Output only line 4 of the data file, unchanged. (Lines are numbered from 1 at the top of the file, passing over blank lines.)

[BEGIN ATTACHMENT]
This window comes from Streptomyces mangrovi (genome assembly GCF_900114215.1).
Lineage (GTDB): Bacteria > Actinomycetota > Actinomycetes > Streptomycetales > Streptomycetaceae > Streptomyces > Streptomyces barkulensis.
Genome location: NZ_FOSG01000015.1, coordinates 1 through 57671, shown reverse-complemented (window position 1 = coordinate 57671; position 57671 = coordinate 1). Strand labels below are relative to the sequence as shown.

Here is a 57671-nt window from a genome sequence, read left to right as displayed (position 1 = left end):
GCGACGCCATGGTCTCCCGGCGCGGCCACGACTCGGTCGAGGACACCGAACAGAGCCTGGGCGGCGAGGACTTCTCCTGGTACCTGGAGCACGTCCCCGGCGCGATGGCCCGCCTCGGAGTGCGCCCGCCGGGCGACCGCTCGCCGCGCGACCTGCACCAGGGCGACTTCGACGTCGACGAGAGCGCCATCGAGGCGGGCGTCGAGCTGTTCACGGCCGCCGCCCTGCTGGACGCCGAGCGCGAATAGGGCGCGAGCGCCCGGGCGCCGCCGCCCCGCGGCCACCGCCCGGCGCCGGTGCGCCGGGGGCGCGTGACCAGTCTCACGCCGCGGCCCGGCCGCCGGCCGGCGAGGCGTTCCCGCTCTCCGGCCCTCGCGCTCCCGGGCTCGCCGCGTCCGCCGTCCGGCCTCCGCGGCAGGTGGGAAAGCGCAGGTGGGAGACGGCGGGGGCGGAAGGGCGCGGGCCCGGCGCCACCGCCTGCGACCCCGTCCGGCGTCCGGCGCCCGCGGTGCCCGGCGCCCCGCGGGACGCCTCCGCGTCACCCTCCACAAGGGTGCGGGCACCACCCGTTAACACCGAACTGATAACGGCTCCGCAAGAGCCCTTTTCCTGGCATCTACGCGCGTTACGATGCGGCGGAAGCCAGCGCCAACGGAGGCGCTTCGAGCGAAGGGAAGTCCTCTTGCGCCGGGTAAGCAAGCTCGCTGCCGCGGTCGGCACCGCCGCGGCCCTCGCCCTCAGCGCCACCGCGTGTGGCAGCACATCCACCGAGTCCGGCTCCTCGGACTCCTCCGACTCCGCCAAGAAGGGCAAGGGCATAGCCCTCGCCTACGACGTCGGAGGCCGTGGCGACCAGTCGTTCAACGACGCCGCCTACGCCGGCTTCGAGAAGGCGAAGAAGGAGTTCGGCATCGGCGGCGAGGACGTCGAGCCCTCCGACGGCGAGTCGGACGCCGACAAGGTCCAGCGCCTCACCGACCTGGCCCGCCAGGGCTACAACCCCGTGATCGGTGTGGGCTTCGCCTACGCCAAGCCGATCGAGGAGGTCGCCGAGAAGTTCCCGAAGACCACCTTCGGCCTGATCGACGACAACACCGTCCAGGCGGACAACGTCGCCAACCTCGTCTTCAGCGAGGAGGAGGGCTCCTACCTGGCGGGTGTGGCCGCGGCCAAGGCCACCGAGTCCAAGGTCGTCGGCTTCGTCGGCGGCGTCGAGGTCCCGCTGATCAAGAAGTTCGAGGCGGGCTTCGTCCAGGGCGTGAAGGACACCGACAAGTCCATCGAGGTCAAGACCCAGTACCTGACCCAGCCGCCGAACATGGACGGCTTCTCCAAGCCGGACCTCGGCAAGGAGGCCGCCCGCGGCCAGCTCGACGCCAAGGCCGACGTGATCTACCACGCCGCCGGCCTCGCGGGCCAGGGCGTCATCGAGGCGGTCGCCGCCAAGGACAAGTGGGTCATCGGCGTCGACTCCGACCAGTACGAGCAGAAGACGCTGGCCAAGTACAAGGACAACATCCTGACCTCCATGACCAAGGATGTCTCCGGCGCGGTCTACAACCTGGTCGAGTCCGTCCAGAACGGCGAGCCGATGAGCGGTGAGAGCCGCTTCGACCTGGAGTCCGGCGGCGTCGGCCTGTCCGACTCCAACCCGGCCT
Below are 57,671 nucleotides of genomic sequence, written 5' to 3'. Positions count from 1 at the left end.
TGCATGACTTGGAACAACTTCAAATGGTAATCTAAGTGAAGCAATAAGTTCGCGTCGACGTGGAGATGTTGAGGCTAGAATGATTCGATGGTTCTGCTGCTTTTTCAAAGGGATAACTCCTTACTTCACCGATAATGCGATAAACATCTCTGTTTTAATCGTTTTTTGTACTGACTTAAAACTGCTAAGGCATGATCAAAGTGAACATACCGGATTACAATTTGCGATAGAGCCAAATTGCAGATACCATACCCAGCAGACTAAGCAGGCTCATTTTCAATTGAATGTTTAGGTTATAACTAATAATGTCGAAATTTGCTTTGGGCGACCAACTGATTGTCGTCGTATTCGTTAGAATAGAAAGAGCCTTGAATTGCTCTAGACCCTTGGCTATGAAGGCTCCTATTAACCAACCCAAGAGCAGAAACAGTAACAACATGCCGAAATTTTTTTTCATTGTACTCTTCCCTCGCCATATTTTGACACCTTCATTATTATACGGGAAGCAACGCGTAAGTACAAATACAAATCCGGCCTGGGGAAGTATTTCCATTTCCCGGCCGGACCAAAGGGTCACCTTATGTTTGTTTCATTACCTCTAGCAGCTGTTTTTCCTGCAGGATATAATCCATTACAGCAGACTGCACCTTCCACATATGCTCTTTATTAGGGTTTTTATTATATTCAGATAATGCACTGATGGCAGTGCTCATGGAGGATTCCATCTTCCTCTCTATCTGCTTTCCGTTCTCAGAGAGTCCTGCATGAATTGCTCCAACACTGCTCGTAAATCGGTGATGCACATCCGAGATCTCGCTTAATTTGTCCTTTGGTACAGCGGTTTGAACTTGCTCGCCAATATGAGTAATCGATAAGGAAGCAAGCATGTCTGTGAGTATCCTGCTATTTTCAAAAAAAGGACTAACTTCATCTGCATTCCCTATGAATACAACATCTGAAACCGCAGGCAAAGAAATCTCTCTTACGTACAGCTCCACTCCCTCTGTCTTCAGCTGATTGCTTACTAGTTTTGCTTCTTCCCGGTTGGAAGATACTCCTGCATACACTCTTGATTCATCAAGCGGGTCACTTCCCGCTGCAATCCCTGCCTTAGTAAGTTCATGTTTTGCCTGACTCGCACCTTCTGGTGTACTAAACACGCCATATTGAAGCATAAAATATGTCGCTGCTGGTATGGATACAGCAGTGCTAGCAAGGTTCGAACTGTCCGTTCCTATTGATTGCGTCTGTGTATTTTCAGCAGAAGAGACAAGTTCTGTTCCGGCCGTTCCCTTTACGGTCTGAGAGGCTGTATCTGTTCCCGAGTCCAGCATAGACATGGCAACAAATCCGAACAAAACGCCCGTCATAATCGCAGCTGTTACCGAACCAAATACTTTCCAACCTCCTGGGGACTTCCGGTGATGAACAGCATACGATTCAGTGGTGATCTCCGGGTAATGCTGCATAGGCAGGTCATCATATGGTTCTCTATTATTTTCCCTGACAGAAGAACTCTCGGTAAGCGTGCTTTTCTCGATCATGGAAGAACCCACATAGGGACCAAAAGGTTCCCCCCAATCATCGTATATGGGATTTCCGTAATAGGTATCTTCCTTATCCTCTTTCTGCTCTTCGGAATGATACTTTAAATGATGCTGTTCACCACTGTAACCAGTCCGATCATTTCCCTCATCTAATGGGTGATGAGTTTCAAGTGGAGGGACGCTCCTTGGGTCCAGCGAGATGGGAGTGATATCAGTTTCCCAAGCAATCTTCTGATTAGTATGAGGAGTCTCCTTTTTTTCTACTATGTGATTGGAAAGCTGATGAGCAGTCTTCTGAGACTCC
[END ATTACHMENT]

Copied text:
Here is a 57671-nt window from a genome sequence, read left to right as displayed (position 1 = left end):